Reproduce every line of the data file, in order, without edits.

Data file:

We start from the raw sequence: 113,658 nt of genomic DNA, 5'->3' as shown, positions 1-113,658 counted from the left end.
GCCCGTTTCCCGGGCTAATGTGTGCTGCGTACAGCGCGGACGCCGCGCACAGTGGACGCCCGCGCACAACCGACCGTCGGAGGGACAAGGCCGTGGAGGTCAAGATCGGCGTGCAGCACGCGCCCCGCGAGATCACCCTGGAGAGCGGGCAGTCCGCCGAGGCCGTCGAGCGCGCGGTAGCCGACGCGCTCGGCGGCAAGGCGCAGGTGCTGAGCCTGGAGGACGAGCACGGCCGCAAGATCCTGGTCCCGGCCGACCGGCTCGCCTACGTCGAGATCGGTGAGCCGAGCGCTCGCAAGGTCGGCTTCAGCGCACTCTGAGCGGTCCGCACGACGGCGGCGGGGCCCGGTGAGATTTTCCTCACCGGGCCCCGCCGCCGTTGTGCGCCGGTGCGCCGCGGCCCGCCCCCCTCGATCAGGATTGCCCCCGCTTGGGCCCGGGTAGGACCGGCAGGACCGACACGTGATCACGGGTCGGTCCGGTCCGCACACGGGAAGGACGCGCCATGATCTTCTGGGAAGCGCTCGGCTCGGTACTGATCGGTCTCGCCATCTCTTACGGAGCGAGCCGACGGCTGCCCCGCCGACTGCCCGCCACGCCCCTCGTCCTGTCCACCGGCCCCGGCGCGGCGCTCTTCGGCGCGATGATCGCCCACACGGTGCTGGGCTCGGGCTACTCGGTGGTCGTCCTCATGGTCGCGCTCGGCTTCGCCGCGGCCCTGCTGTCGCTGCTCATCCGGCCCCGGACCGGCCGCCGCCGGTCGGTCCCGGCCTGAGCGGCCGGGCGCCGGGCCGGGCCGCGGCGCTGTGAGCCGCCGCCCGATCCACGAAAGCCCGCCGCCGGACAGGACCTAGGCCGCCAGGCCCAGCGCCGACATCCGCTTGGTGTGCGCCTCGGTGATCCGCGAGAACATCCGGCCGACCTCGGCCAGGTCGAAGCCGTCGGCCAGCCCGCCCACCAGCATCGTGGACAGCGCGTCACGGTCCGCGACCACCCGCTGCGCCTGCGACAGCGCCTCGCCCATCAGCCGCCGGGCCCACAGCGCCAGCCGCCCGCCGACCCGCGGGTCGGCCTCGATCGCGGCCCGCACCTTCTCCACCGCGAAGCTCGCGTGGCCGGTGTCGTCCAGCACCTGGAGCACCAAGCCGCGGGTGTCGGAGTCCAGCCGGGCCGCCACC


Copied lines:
We start from the raw sequence: 113,658 nt of genomic DNA, 5'->3' as shown, positions 1-113,658 counted from the left end.
GCCCGTTTCCCGGGCTAATGTGTGCTGCGTACAGCGCGGACGCCGCGCACAGTGGACGCCCGCGCACAACCGACCGTCGGAGGGACAAGGCCGTGGAGGTCAAGATCGGCGTGCAGCACGCGCCCCGCGAGATCACCCTGGAGAGCGGGCAGTCCGCCGAGGCCGTCGAGCGCGCGGTAGCCGACGCGCTCGGCGGCAAGGCGCAGGTGCTGAGCCTGGAGGACGAGCACGGCCGCAAGATCCTGGTCCCGGCCGACCGGCTCGCCTACGTCGAGATCGGTGAGCCGAGCGCTCGCAAGGTCGGCTTCAGCGCACTCTGAGCGGTCCGCACGACGGCGGCGGGGCCCGGTGAGATTTTCCTCACCGGGCCCCGCCGCCGTTGTGCGCCGGTGCGCCGCGGCCCGCCCCCCTCGATCAGGATTGCCCCCGCTTGGGCCCGGGTAGGACCGGCAGGACCGACACGTGATCACGGGTCGGTCCGGTCCGCACACGGGAAGGACGCGCCATGATCTTCTGGGAAGCGCTCGGCTCGGTACTGATCGGTCTCGCCATCTCTTACGGAGCGAGCCGACGGCTGCCCCGCCGACTGCCCGCCACGCCCCTCGTCCTGTCCACCGGCCCCGGCGCGGCGCTCTTCGGCGCGATGATCGCCCACACGGTGCTGGGCTCGGGCTACTCGGTGGTCGTCCTCATGGTCGCGCTCGGCTTCGCCGCGGCCCTGCTGTCGCTGCTCATCCGGCCCCGGACCGGCCGCCGCCGGTCGGTCCCGGCCTGAGCGGCCGGGCGCCGGGCCGGGCCGCGGCGCTGTGAGCCGCCGCCCGATCCACGAAAGCCCGCCGCCGGACAGGACCTAGGCCGCCAGGCCCAGCGCCGACATCCGCTTGGTGTGCGCCTCGGTGATCCGCGAGAACATCCGGCCGACCTCGGCCAGGTCGAAGCCGTCGGCCAGCCCGCCCACCAGCATCGTGGACAGCGCGTCACGGTCCGCGACCACCCGCTGCGCCTGCGACAGCGCCTCGCCCATCAGCCGCCGGGCCCACAGCGCCAGCCGCCCGCCGACCCGCGGGTCGGCCTCGATCGCGGCCCGCACCTTCTCCACCGCGAAGCTCGCGTGGCCGGTGTCGTCCAGCACCTGGAGCACCAAGCCGCGGGTGTCGGAGTCCAGCCGGGCCGCCACC